Can Testing This One Simple Thing Help Diagnose Eating Disorders Earlier?

Abnormal electrolyte levels can help doctors identify eating disorder cases a little over a year earlier than they normally would have been diagnosed, according to a new study published in JAMA Network Open. Researchers from the Ottawa Hospital-Riverside Campus in Canada analyzed provincial health data from Ontario for people aged 13 and older between 2008 and 2020 in order to track their electrolyte levels and compare them with the number of participants who were subsequently diagnosed with eating disorders (via HealthDay News).

The study's findings revealed that 18.4% of those who were diagnosed with eating disorders also experienced preceding electrolyte abnormalities, with an average time period of 386 days between the earliest detection of electrolyte abnormalities and an official eating disorder diagnosis. As a result, researchers conclude that electrolyte abnormalities may serve as a precursor to eating disorder diagnoses in the future. "These results suggest that otherwise unexplained outpatient electrolyte abnormalities may serve to identify individuals who should be screened for an underlying eating disorder," the study's authors wrote.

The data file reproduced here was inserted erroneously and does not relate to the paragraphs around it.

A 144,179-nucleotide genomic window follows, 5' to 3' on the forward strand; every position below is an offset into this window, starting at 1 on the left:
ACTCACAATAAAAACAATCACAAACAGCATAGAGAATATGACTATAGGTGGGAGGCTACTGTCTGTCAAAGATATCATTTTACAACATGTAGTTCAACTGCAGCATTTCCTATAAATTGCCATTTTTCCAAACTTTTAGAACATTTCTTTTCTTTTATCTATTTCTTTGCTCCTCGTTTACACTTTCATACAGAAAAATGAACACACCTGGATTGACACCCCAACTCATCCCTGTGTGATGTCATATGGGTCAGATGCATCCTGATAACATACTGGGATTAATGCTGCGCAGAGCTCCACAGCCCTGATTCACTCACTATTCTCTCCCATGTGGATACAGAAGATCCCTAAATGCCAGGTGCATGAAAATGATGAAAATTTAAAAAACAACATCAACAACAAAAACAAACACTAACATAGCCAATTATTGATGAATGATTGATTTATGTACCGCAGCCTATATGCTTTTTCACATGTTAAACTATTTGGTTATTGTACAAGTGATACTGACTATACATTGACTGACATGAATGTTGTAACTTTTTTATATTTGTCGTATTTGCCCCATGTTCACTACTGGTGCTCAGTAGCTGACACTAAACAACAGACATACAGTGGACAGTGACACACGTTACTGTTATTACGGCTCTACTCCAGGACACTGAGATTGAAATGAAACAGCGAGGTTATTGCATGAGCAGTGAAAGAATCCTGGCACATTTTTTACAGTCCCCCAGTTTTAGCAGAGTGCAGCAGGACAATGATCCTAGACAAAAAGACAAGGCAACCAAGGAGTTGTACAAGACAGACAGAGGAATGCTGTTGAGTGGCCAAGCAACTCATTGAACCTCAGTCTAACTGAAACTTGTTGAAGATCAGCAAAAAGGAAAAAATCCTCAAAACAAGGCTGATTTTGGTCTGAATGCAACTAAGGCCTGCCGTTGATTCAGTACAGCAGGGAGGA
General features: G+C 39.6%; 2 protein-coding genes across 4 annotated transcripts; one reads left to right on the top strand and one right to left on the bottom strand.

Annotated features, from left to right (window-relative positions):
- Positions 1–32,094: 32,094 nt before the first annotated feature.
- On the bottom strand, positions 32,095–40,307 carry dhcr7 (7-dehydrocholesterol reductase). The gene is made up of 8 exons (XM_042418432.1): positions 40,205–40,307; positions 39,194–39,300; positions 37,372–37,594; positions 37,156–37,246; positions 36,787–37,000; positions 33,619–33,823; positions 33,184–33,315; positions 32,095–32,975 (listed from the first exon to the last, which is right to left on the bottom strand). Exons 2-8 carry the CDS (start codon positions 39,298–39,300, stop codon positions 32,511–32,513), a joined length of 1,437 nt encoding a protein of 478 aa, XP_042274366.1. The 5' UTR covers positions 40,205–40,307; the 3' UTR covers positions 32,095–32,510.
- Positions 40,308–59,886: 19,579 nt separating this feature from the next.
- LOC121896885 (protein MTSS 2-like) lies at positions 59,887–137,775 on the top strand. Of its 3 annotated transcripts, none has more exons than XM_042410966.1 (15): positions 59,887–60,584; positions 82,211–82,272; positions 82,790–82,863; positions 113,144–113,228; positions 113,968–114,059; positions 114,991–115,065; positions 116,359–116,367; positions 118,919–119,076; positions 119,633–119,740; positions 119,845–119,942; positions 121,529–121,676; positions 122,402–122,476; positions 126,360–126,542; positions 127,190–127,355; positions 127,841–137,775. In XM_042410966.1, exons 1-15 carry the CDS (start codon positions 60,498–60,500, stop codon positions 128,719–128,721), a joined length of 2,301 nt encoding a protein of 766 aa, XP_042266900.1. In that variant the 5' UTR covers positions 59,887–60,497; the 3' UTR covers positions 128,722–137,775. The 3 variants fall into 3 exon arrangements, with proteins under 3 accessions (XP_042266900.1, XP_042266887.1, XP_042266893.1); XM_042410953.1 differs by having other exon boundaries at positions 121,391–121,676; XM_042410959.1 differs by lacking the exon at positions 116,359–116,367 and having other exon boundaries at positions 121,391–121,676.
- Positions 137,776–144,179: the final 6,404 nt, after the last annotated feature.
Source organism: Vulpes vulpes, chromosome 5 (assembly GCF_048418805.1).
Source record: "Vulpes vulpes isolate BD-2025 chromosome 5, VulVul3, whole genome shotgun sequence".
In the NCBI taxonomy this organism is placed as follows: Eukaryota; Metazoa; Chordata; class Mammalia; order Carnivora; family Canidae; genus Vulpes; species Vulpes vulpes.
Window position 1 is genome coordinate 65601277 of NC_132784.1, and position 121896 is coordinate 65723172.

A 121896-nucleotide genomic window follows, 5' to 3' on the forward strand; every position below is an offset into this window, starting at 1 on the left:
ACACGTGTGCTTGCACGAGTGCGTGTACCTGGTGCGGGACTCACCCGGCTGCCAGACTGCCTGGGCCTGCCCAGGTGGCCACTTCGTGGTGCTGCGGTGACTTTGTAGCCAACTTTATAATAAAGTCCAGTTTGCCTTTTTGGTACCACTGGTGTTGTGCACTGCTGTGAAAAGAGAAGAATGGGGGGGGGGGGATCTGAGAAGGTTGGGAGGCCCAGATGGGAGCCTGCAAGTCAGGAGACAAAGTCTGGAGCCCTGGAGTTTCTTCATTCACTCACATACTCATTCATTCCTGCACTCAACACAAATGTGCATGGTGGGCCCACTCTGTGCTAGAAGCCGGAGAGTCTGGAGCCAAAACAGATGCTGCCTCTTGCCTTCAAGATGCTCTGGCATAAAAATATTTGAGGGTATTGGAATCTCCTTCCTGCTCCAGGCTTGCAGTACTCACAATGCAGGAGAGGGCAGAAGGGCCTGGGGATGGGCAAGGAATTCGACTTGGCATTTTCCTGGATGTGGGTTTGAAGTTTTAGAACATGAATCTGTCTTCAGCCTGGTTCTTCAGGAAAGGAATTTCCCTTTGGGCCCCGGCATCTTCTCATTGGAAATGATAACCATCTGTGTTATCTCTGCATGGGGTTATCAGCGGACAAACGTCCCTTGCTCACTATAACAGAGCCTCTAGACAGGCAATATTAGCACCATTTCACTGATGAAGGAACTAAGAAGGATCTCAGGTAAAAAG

Eating disorders can deplete electrolyte levels

It is common for people with eating disorders to have abnormal electrolyte levels, according to Dr. Gregory Hundemer, an assistant professor of medicine at the University of Ottawa and lead author of the study (via CNN). That's because electrolyte levels can be depleted by certain behaviors associated with eating disorders, like restrictive eating, vomiting, dehydration, and taking laxatives. Since eating disorders often go undetected and untreated, especially among men, LGBTQ people, people of color, older adults, and larger-bodied people, having an early detection method can help more people get the help they need and lead to faster intervention.

"We know that timely screening, diagnosis and treatment predict better prognosis for patients with eating disorders," Dr. Sydney Hartman-Munick, an assistant professor of pediatrics at the University of Massachusetts Chan Medical School, told CNN. As a result, checking patients' electrolyte levels may be a helpful early diagnostic tool for eating disorders, like bulimia and anorexia nervosa, notes the study.

If you need help with an eating disorder or know someone who is, help is available. Visit the National Eating Disorders Association website or contact NEDA's Live Helpline at 1-800-931-2237. You can also receive 24/7 Crisis Support via text (send NEDA to 741-741).